Baylor Fires Football Coach Art Briles, Promises Sweeping Reforms and Other Personnel Changes

Art Briles is out as Baylor football coach.
Art Briles is out as Baylor football coach.
Ian Halperin, Cotton Bowl Athletic Association

Baylor has fired football coach Art Briles, multiple news outlets including ESPN are reporting right now, citing anonymous sources. 

Briles's exit comes as Baylor waits for the results of an independent investigation into the university's handling of sexual assault allegations against multiple Baylor football players during Briles's tenure. Last week, ESPN's Outside the Lines reported that multiple Baylor officials, including Briles, were aware of allegations made against some of the players, but did not take disciplinary action against the accused players. Outside the Lines had previously reported that the university either failed to investigate or improperly investigated sexual assault allegations against its football players.

ESPN says Briles notified his team that he would be fired via text message this morning. 

Before he was hired at Baylor, Briles coached the University of Houston from 2003 to 2007. 

Baylor is expected to make an announcement regarding Briles at noon today. We'll update this story with any additional details.

[UPDATE]: 11:45 a.m. May 26, 2016

Baylor University released the findings of the independent investigation and announced extensive personnel changes today, in addition to the firing of Briles.

According to a press release, the school has named Dr. David Garland interim president as former president Ken Starr “transitions to role of Chancellor and remains professor at Baylor University Law School.”

Athletic Director Ian McCaw was also sanctioned and placed on probation, and the university has self-reported the findings of the independent investigation to the NCAA and is creating an “Executive-Level Task Force on Implementation” to address the recommendations made in the report.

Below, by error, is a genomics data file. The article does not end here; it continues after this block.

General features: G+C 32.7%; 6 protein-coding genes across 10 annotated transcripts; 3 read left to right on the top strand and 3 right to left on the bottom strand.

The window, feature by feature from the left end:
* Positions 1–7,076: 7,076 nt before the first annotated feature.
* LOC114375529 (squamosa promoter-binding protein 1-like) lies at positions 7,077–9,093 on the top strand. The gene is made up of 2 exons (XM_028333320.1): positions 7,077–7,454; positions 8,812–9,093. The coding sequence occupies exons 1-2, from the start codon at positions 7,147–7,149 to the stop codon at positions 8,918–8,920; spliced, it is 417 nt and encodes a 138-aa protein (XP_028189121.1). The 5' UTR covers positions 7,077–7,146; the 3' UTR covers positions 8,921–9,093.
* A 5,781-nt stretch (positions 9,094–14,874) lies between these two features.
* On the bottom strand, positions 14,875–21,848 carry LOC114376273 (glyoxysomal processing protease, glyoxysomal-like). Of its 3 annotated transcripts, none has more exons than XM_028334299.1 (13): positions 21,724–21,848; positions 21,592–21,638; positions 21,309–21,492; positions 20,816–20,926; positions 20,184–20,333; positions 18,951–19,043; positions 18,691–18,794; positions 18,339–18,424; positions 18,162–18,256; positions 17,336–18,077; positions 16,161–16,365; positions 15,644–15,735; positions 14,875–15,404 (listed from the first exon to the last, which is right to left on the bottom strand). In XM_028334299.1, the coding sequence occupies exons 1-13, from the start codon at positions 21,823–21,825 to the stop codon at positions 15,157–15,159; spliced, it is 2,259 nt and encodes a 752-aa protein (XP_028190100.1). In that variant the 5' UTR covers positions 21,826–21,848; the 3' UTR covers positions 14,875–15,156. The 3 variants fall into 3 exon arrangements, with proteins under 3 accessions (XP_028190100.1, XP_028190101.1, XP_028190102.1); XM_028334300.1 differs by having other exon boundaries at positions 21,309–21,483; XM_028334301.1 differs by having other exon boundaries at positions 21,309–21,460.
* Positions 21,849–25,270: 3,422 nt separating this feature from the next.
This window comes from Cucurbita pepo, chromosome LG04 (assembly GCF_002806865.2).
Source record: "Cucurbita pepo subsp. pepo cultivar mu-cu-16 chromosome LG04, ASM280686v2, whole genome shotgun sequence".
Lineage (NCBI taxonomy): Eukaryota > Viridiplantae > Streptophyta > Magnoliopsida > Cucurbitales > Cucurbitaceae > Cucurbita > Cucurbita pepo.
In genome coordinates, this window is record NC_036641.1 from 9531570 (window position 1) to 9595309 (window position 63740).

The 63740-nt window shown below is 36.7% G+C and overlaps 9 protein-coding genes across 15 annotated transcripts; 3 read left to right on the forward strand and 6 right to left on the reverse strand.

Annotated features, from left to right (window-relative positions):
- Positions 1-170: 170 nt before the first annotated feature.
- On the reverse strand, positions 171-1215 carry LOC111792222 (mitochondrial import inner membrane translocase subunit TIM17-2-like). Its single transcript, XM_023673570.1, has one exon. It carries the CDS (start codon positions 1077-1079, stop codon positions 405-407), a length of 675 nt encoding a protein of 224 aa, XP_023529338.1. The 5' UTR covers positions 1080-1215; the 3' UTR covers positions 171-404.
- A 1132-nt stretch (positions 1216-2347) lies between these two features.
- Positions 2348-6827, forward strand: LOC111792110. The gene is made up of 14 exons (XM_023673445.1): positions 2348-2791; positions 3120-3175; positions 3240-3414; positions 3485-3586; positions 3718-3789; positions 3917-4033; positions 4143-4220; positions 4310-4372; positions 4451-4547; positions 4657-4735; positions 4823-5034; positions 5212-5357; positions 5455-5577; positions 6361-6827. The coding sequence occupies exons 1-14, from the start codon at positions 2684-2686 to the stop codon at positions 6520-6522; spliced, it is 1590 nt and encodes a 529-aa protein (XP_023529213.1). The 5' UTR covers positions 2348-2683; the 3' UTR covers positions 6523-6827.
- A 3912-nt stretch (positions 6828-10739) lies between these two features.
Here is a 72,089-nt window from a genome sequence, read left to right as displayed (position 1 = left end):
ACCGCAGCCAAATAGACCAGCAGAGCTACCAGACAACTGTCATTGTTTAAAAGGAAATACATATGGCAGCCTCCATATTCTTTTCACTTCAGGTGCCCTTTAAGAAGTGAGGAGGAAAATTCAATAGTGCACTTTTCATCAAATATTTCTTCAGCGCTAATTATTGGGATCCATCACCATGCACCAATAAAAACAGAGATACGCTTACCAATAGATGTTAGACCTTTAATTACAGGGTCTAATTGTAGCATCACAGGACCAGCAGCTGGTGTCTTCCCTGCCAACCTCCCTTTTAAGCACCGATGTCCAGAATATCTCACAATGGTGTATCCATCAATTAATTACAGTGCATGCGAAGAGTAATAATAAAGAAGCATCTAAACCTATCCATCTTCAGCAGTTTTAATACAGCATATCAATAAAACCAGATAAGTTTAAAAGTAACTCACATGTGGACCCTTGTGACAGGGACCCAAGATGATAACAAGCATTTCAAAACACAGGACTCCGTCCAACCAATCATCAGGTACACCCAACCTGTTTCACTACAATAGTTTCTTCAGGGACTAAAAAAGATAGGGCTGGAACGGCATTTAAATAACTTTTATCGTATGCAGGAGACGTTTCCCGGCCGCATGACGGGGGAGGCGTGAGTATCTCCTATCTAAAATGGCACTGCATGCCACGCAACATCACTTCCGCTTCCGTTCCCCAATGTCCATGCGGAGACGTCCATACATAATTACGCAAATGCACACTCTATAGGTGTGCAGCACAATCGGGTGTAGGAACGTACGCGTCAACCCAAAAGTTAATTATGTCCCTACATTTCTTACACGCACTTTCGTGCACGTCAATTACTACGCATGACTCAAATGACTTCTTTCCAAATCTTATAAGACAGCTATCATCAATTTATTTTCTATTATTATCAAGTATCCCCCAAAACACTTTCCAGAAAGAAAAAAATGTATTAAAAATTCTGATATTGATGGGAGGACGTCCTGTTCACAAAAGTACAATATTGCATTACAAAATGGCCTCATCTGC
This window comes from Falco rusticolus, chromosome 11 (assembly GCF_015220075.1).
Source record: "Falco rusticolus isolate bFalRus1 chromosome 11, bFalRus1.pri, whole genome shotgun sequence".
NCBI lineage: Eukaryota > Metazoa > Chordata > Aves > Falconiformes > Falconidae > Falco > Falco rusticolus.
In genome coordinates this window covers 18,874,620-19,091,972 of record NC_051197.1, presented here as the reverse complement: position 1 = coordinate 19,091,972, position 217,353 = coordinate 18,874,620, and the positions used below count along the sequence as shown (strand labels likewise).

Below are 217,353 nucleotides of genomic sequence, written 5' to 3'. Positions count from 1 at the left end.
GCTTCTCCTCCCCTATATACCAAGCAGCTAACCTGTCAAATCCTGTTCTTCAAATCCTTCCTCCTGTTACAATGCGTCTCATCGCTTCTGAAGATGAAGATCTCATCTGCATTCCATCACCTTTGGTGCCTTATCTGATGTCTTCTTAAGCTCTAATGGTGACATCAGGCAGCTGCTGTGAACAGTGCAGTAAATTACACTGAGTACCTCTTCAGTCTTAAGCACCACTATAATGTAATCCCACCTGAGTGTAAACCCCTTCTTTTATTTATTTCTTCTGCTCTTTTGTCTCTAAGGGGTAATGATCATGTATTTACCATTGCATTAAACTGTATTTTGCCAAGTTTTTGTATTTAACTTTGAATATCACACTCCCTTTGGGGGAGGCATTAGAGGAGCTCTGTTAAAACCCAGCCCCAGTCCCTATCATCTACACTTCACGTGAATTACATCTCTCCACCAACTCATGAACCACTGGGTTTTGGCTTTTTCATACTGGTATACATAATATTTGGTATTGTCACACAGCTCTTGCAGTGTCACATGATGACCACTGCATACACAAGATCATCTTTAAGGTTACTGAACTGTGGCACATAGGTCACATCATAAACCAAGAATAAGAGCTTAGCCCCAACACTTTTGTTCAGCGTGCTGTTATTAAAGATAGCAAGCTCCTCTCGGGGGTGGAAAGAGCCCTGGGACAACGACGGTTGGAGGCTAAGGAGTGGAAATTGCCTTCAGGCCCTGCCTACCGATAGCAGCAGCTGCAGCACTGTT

The report, by Philadelphia law firm Pepper Hamilton, found that the university’s student conduct processes “were wholly inadequate,” and identified “sobering findings of failure within football, the Athletics Department and the University as a whole."

“There are significant concerns about the tone and culture within Baylor’s football program as it relates to accountability for all forms of student athlete misconduct,” the report found, according to the press release. "The football program and Athletics department leadership failed to take appropriate action in response to these reports."

The report also found that school administrators “directly discouraged some complainants from reporting” sexual assault, and in one case retaliated against someone for reporting sexual assault.

“We’re horrified by the extent of these acts of sexual violence on our campus,” Richard Willis, chair of the Baylor Board of Regents, said, according to the press release. “This investigation revealed the University’s mishandling of reports in what should have been a supportive, responsive and caring environment for students. The depth to which these acts occurred shocked and outraged us. Our students and their families deserve more, and we have committed our full attention to improving our processes, establishing accountability and ensuring appropriate actions are taken to support former, current and future students."

Ron Murff, chair-elect of the board of regents, apologized for the university’s immense failures.

“We are deeply sorry for the harm that survivors have endured,” Murff said in the release.

In addition to the actions taken against Starr, Briles and the athletic director, Baylor said additional members of the administration and athletics program have been dismissed, but it will not be naming those people publicly.

The university says it will make a number of systemic changes, including integrating the operations of the athletics department into the overall operations of the university, requiring annual training for all students and personnel with “additional trauma-informed training for implementers, investigators and adjudicators,” and establishing a “centralized hub of student conduct information that will provide a level of ‘early warning’ for students who are at risk or may place others at risk.”

Baylor also says it will boost its public safety office by hiring new leadership and more experienced officers and will “revisit its protocol for sharing information” between university law enforcement and the Waco Police Department. The school has also allocated $5 million to improve its counseling center and expand after-hours access and emergency crisis services.

For a more detailed look at what the report found, the school released a “Findings of Fact” document developed by the board of regents with guidance from Pepper Hamilton. You can read that, as well as Pepper Hamilton’s recommendations, here:


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